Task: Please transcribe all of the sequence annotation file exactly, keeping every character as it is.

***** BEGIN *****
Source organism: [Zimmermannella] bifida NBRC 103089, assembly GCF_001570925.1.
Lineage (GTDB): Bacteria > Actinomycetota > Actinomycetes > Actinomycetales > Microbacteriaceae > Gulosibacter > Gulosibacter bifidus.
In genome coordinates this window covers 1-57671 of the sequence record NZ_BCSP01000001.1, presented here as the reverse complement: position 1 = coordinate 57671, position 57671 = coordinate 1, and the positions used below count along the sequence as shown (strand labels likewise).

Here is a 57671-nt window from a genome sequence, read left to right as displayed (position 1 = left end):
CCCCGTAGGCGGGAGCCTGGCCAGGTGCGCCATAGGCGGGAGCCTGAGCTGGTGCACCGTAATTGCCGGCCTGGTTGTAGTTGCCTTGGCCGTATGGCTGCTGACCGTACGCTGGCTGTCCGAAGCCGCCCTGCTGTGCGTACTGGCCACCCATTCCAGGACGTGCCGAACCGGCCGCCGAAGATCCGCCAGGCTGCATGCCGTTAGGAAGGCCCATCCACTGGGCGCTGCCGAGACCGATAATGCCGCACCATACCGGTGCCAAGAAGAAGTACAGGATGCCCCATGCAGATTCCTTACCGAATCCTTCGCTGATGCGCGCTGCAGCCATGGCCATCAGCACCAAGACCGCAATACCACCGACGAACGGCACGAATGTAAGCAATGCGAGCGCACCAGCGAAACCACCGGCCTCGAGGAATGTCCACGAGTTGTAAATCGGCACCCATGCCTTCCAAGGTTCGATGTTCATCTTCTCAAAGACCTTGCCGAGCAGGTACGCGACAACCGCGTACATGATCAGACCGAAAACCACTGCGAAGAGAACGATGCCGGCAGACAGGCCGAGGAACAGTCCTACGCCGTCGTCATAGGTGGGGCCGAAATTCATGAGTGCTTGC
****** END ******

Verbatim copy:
Source organism: [Zimmermannella] bifida NBRC 103089, assembly GCF_001570925.1.
Lineage (GTDB): Bacteria > Actinomycetota > Actinomycetes > Actinomycetales > Microbacteriaceae > Gulosibacter > Gulosibacter bifidus.
In genome coordinates this window covers 1-57671 of the sequence record NZ_BCSP01000001.1, presented here as the reverse complement: position 1 = coordinate 57671, position 57671 = coordinate 1, and the positions used below count along the sequence as shown (strand labels likewise).

Here is a 57671-nt window from a genome sequence, read left to right as displayed (position 1 = left end):
CCCCGTAGGCGGGAGCCTGGCCAGGTGCGCCATAGGCGGGAGCCTGAGCTGGTGCACCGTAATTGCCGGCCTGGTTGTAGTTGCCTTGGCCGTATGGCTGCTGACCGTACGCTGGCTGTCCGAAGCCGCCCTGCTGTGCGTACTGGCCACCCATTCCAGGACGTGCCGAACCGGCCGCCGAAGATCCGCCAGGCTGCATGCCGTTAGGAAGGCCCATCCACTGGGCGCTGCCGAGACCGATAATGCCGCACCATACCGGTGCCAAGAAGAAGTACAGGATGCCCCATGCAGATTCCTTACCGAATCCTTCGCTGATGCGCGCTGCAGCCATGGCCATCAGCACCAAGACCGCAATACCACCGACGAACGGCACGAATGTAAGCAATGCGAGCGCACCAGCGAAACCACCGGCCTCGAGGAATGTCCACGAGTTGTAAATCGGCACCCATGCCTTCCAAGGTTCGATGTTCATCTTCTCAAAGACCTTGCCGAGCAGGTACGCGACAACCGCGTACATGATCAGACCGAAAACCACTGCGAAGAGAACGATGCCGGCAGACAGGCCGAGGAACAGTCCTACGCCGTCGTCATAGGTGGGGCCGAAATTCATGAGTGCTTGC